“The attitude of the Berlin avant-garde, oppositional throughout, is reflected by the fact that the Berlin Secession took a hostile stance towards the young Expressionists, while in Vienna Gustav Klimt promoted such young artists as Oskar Kokoschka, Egon Schiele, and Max Oppenheimer like a father figure,” exhibition curator Alexander Klee points out.
The exhibition concept is based on the collections of the two collaborating museums and harks back to the idea with which the Modern Gallery, today’s Belvedere, was founded: the documentation of Austrian art, its international relations and connections. The relationships, similarities, and differences between the Secessionist movements of the two cities, launched shortly after each other, constitute the points of departure of Vienna – Berlin. The importance of the decorative arts and of form in general for the Vienna Secession is illustrated by the works of Josef Hoffmann, while works by Eugen Spiro and Max Liebermann demonstrate the orientation of the Berlin Secession on French Impressionism.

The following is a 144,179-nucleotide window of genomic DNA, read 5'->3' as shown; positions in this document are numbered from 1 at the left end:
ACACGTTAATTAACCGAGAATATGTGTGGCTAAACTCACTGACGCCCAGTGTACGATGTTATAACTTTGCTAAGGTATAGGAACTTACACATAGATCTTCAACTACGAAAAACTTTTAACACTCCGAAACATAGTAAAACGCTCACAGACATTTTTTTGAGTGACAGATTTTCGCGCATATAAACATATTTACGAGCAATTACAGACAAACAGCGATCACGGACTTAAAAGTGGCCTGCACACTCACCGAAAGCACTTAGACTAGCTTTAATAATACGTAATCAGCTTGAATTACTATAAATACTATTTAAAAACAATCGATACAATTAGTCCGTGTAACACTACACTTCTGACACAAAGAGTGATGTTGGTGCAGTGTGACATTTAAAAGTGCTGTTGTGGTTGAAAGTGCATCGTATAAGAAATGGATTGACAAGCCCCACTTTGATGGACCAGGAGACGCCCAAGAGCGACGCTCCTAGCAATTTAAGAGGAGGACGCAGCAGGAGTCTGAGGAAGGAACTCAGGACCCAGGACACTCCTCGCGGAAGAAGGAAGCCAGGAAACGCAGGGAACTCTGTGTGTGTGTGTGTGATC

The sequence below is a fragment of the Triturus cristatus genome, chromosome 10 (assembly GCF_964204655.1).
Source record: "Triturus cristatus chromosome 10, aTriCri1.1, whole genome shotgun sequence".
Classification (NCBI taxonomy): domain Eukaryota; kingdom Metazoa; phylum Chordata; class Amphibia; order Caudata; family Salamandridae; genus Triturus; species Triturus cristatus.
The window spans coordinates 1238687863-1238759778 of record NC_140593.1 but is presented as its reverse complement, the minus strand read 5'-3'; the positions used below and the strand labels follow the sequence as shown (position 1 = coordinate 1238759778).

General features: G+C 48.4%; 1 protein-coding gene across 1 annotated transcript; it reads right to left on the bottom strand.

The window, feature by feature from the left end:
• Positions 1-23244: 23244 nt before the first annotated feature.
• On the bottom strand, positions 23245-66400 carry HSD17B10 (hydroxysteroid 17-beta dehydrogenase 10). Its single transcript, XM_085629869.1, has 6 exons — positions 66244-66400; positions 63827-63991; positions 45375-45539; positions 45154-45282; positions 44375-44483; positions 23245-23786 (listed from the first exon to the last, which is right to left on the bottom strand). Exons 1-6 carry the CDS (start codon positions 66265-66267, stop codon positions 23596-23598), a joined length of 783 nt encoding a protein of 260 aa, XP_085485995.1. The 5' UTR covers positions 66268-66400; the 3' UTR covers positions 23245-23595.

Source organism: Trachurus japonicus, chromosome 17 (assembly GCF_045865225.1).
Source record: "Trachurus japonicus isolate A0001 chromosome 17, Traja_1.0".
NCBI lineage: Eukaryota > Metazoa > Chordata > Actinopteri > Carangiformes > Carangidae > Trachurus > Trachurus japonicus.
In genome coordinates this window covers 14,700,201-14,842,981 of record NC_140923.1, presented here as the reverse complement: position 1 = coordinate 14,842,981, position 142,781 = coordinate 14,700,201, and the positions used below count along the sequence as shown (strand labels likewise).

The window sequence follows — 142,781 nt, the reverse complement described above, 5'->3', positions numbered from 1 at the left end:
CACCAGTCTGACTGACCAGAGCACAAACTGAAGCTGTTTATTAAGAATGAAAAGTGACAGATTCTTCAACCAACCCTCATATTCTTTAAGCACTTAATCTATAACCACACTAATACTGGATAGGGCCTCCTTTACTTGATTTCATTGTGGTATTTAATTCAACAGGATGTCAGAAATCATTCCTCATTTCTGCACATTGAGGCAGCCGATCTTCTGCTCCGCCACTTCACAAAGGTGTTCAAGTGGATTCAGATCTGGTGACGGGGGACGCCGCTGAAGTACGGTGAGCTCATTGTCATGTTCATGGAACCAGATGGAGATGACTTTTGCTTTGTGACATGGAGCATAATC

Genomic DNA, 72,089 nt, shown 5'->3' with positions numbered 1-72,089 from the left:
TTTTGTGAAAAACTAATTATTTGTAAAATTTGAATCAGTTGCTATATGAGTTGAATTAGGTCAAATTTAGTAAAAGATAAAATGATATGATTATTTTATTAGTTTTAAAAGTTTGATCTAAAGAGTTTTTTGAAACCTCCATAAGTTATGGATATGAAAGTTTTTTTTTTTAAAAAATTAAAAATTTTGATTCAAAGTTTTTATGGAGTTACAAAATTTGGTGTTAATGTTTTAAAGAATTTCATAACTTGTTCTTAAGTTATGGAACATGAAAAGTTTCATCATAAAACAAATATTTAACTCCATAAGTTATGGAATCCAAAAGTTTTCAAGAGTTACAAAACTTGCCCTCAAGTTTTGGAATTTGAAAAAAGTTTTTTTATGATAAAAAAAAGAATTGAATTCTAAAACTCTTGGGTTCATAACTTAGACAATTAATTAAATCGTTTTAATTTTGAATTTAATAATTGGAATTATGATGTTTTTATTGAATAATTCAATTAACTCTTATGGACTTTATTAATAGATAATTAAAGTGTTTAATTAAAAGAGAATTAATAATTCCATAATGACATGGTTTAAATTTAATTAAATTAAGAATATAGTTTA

Towards the end of the first decade of the twentieth century, Expressionist movements began to emerge in both cities: whereas the Expressionists in Vienna stood out for their great psychological empathy, those in Berlin attracted attention because of their ecstatic and aggressive gestural style. The show highlights works by Max Pechstein and Ernst Ludwig Kirchner, who formed the New Secession in Berlin in opposition to the established Secessionist movement, and introduces such Expressionists as Ludwig Meidner, Conrad Felixmüller, and Rudolf Belling; on the other hand, it presents works by Egon Schiele, Oskar Kokoschka, Anton Faistauer, and Max Oppenheimer, who were supported by the group around Klimt in Vienna.